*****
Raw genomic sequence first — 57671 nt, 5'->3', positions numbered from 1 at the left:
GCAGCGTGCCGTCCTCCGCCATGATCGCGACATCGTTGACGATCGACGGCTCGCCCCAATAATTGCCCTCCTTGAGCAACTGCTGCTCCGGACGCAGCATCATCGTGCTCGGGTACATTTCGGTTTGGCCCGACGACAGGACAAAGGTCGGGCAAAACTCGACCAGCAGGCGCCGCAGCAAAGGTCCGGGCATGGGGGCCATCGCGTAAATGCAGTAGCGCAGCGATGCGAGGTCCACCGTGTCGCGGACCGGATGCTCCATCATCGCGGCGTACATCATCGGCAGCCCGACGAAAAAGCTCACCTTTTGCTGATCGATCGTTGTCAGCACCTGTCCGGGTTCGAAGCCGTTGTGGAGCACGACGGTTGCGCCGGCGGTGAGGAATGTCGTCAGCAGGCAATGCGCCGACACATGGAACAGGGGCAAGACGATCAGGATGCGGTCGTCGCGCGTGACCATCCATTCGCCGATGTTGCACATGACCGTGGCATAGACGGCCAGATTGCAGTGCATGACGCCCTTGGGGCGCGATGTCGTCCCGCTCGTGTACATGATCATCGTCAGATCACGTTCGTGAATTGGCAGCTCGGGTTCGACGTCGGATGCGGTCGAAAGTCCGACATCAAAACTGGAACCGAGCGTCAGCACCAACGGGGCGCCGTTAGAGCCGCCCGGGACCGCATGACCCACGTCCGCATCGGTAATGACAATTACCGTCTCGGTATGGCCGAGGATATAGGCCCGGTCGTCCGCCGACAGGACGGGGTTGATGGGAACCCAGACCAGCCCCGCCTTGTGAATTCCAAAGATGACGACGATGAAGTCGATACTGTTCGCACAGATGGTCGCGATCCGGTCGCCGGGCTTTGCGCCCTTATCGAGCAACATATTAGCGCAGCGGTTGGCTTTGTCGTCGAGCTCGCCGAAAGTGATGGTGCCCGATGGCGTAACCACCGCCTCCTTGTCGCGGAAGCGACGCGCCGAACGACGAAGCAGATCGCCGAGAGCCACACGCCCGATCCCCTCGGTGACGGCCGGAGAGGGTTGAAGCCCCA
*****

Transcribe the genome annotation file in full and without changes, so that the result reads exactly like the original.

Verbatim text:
Raw genomic sequence first — 57671 nt, 5'->3', positions numbered from 1 at the left:
GCAGCGTGCCGTCCTCCGCCATGATCGCGACATCGTTGACGATCGACGGCTCGCCCCAATAATTGCCCTCCTTGAGCAACTGCTGCTCCGGACGCAGCATCATCGTGCTCGGGTACATTTCGGTTTGGCCCGACGACAGGACAAAGGTCGGGCAAAACTCGACCAGCAGGCGCCGCAGCAAAGGTCCGGGCATGGGGGCCATCGCGTAAATGCAGTAGCGCAGCGATGCGAGGTCCACCGTGTCGCGGACCGGATGCTCCATCATCGCGGCGTACATCATCGGCAGCCCGACGAAAAAGCTCACCTTTTGCTGATCGATCGTTGTCAGCACCTGTCCGGGTTCGAAGCCGTTGTGGAGCACGACGGTTGCGCCGGCGGTGAGGAATGTCGTCAGCAGGCAATGCGCCGACACATGGAACAGGGGCAAGACGATCAGGATGCGGTCGTCGCGCGTGACCATCCATTCGCCGATGTTGCACATGACCGTGGCATAGACGGCCAGATTGCAGTGCATGACGCCCTTGGGGCGCGATGTCGTCCCGCTCGTGTACATGATCATCGTCAGATCACGTTCGTGAATTGGCAGCTCGGGTTCGACGTCGGATGCGGTCGAAAGTCCGACATCAAAACTGGAACCGAGCGTCAGCACCAACGGGGCGCCGTTAGAGCCGCCCGGGACCGCATGACCCACGTCCGCATCGGTAATGACAATTACCGTCTCGGTATGGCCGAGGATATAGGCCCGGTCGTCCGCCGACAGGACGGGGTTGATGGGAACCCAGACCAGCCCCGCCTTGTGAATTCCAAAGATGACGACGATGAAGTCGATACTGTTCGCACAGATGGTCGCGATCCGGTCGCCGGGCTTTGCGCCCTTATCGAGCAACATATTAGCGCAGCGGTTGGCTTTGTCGTCGAGCTCGCCGAAAGTGATGGTGCCCGATGGCGTAACCACCGCCTCCTTGTCGCGGAAGCGACGCGCCGAACGACGAAGCAGATCGCCGAGAGCCACACGCCCGATCCCCTCGGTGACGGCCGGAGAGGGTTGAAGCCCCA